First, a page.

Look the part.
Streep had a hand in devising Orlean’s fashion sensibility, which she said communicated something essential about the character: “So what if she’s 70 years old and dresses like she’s 35?” she explained. “No one told her you can’t be 35 forever.” That meant attire modeled after TV news anchors who, Streep said, “tend to pick these broad swaths of bright, happy colors to put on themselves — no prints, no polka dots or plaids or, God forbid, florals. None of the things that other people wear. Just these power suits and pencil skirts.” It also called for a specific hair regimen: “When I was in high school, you’d set your hair in rollers, then take it out and brush it 100 times,” Streep said. “This is the kind of hair where you take it out of rollers and just leave it like that — the longer the better. And then those are sprayed and crisped and the ends curl out in weird ways. And that’s a thing. It has always escaped me why this was good. So I thought, well, I’m going to try to that — God knows I won’t do it in my real life.”
Get ready to face the crowds.
All that advance planning may still not fully prepare you for the demands of the presidency, as Streep discovered on her first day of shooting. She had spent several weeks in isolation, as screen actors have been required to do during the pandemic. Then, on the appointed day, she said, “I bundled up in my big down coat, put the dog in the back of my car, drove through a snowstorm to Worcester, Mass., and got out at a stadium and parked.” Once there, Streep said, “They tried to turn me away at several points to get into the set. I said no, I’m in it.” After getting into hair, makeup and costume, Streep took to the stage where she saw her face on a Jumbotron and heard the delayed echo of her voice as she spoke to a crowd of several hundred extras. “And I just lost it,” she said. “I thought, well, I clearly have to retire. I can’t do this. I actually can’t do this. It was really a crisis of confidence.” Needless to say, Streep did find her bearings, but, she said, “it took a while.”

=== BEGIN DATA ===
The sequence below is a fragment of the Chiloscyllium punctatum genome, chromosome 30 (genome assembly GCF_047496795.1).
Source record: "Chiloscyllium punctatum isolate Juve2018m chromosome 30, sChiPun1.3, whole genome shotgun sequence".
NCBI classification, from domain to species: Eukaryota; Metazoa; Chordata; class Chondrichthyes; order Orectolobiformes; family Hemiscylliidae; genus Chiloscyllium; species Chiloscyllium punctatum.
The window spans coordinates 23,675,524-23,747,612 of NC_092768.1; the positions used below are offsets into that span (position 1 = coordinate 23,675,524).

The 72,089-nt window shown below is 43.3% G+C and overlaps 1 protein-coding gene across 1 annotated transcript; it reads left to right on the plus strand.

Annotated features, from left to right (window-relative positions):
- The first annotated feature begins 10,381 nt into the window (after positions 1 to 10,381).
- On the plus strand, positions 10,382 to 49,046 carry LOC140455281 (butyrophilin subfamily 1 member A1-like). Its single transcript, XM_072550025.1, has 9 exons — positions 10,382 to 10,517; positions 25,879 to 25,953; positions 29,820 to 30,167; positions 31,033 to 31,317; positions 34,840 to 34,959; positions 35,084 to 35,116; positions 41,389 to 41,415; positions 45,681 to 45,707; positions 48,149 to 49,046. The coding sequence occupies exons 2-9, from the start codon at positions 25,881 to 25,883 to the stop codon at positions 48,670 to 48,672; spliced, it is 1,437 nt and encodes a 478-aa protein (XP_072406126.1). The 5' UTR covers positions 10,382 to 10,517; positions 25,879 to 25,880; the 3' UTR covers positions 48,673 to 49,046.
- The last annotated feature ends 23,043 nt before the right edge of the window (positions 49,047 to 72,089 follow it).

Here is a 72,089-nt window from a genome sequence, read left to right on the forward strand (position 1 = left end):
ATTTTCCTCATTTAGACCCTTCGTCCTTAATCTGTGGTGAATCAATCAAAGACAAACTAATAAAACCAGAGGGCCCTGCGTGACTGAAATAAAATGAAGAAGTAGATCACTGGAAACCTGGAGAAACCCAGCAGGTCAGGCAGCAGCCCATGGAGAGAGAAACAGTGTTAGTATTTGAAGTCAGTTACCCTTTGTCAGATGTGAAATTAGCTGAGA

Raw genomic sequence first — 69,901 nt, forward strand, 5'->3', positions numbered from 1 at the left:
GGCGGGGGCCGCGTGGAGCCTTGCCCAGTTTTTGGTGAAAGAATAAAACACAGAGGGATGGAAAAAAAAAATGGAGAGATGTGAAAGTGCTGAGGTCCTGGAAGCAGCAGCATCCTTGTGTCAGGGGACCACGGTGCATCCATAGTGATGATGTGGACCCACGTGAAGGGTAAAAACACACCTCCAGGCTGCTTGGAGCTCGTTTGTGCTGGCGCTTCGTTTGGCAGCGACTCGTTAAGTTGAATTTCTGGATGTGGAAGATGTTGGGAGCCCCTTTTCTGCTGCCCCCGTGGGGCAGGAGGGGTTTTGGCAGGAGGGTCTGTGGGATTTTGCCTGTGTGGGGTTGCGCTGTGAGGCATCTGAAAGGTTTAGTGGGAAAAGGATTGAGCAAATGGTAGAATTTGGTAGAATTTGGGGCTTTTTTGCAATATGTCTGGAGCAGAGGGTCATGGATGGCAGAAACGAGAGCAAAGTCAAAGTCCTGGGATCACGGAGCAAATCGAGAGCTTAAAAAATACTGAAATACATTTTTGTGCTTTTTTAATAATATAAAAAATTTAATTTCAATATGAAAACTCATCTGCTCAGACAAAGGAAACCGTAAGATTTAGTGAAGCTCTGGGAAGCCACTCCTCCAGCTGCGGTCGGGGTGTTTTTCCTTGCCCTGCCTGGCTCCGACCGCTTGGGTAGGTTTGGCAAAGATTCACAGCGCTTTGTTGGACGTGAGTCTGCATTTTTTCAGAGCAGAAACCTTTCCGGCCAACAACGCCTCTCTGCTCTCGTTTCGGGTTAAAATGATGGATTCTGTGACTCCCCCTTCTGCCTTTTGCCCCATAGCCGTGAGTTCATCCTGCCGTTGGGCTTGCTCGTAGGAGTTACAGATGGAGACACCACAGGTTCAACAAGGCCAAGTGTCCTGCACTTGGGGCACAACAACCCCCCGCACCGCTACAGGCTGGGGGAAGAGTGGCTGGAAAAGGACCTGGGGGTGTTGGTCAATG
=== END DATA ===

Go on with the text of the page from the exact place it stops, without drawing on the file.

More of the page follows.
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Ad-lib as necessary.
As he did on his movies like “Step Brothers” and “Anchorman: The Legend of Ron Burgundy,” McKay allowed for some improvisation in “Don’t Look Up,” and the director said Streep had a talent for extemporaneous dialogue and reactions. “Her character is almost never bothered by horrible things that people say to her or how horrible she is,” McKay said. “She has an utter shamelessness that could almost be misconstrued as confidence.”
Streep — who had just completed “Let Them All Talk,” a Steven Soderbergh movie with entirely improvised dialogue, before filming “Don’t Look Up” — isn’t immediately thought of as an ad-libber. But she enjoys the process and admires colleagues who can expertly riff. “Actors get a raw deal,” she said. “People think they’re dopey. But most of the good actors I know are really, really smart — I haven’t seen their math SATs, but I don’t care. Being able to pull that brilliance out of the air, really, it’s a form of writing. It’s an amazing thing when people are good at it.”